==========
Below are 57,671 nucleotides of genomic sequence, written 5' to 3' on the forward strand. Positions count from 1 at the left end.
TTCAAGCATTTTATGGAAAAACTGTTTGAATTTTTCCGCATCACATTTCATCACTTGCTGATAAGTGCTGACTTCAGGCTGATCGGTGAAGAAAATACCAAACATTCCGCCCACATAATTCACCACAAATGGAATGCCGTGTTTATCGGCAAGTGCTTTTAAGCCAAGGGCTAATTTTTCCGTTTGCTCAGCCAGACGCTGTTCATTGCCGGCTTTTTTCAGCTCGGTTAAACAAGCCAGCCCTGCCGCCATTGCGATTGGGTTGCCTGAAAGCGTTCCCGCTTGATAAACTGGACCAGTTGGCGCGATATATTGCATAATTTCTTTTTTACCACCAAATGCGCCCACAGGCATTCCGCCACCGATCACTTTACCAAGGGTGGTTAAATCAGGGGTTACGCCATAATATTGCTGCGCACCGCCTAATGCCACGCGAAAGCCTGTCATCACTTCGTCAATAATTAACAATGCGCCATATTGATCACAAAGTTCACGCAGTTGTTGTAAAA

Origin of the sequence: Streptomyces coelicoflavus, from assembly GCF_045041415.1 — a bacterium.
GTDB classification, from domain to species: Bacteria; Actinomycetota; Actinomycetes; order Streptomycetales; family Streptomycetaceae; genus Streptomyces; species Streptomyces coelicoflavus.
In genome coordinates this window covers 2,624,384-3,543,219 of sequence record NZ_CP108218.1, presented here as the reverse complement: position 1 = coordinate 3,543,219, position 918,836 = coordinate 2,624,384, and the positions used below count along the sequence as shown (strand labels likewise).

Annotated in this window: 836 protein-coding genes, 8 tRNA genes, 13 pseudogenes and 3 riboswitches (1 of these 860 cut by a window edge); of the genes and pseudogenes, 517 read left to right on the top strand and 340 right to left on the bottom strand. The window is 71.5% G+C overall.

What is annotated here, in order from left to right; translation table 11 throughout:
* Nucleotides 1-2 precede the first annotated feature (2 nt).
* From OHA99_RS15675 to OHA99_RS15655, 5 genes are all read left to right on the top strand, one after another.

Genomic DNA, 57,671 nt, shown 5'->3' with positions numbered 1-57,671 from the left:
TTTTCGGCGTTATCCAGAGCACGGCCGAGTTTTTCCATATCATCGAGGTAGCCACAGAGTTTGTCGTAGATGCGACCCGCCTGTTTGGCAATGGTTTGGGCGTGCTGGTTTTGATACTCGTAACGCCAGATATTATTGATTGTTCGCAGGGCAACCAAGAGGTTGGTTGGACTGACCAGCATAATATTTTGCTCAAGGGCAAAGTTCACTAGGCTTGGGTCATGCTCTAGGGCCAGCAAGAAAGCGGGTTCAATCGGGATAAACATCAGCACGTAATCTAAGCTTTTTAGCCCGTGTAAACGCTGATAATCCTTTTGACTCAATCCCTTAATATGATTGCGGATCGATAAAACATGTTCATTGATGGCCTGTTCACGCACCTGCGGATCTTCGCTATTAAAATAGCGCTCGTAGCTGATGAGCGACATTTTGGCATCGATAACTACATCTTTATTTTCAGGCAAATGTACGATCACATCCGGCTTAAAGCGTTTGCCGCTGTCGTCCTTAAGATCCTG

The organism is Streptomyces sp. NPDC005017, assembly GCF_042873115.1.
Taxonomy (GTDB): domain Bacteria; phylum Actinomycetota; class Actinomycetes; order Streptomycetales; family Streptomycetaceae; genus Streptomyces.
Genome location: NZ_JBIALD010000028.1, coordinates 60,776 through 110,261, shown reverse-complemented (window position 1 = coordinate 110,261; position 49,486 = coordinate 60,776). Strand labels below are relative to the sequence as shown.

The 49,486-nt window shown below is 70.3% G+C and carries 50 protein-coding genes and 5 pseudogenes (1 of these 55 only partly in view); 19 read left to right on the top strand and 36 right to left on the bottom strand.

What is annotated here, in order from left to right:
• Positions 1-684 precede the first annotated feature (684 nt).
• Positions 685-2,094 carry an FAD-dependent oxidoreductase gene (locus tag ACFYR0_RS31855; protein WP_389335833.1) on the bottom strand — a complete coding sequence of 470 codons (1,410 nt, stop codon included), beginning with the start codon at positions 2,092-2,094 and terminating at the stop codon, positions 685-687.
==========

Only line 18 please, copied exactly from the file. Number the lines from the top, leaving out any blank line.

• Positions 685-2,094 carry an FAD-dependent oxidoreductase gene (locus tag ACFYR0_RS31855; protein WP_389335833.1) on the bottom strand — a complete coding sequence of 470 codons (1,410 nt, stop codon included), beginning with the start codon at positions 2,092-2,094 and terminating at the stop codon, positions 685-687.